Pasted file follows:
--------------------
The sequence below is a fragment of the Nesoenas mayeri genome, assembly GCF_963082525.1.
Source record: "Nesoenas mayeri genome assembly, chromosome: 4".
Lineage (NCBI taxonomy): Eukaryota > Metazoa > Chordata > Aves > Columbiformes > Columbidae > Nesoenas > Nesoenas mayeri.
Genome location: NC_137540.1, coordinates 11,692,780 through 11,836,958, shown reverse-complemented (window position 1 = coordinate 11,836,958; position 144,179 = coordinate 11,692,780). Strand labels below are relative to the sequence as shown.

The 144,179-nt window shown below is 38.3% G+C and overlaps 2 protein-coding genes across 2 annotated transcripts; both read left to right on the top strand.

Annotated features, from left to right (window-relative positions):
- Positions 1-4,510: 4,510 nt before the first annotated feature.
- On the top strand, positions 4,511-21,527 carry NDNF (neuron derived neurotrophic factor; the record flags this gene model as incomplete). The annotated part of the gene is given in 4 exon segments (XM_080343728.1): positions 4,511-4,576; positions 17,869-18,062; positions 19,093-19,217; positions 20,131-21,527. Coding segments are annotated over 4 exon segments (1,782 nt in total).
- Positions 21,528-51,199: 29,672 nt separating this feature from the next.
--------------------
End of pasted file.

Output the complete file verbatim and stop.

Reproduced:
The sequence below is a fragment of the Nesoenas mayeri genome, assembly GCF_963082525.1.
Source record: "Nesoenas mayeri genome assembly, chromosome: 4".
Lineage (NCBI taxonomy): Eukaryota > Metazoa > Chordata > Aves > Columbiformes > Columbidae > Nesoenas > Nesoenas mayeri.
Genome location: NC_137540.1, coordinates 11,692,780 through 11,836,958, shown reverse-complemented (window position 1 = coordinate 11,836,958; position 144,179 = coordinate 11,692,780). Strand labels below are relative to the sequence as shown.

The 144,179-nt window shown below is 38.3% G+C and overlaps 2 protein-coding genes across 2 annotated transcripts; both read left to right on the top strand.

Annotated features, from left to right (window-relative positions):
- Positions 1-4,510: 4,510 nt before the first annotated feature.
- On the top strand, positions 4,511-21,527 carry NDNF (neuron derived neurotrophic factor; the record flags this gene model as incomplete). The annotated part of the gene is given in 4 exon segments (XM_080343728.1): positions 4,511-4,576; positions 17,869-18,062; positions 19,093-19,217; positions 20,131-21,527. Coding segments are annotated over 4 exon segments (1,782 nt in total).
- Positions 21,528-51,199: 29,672 nt separating this feature from the next.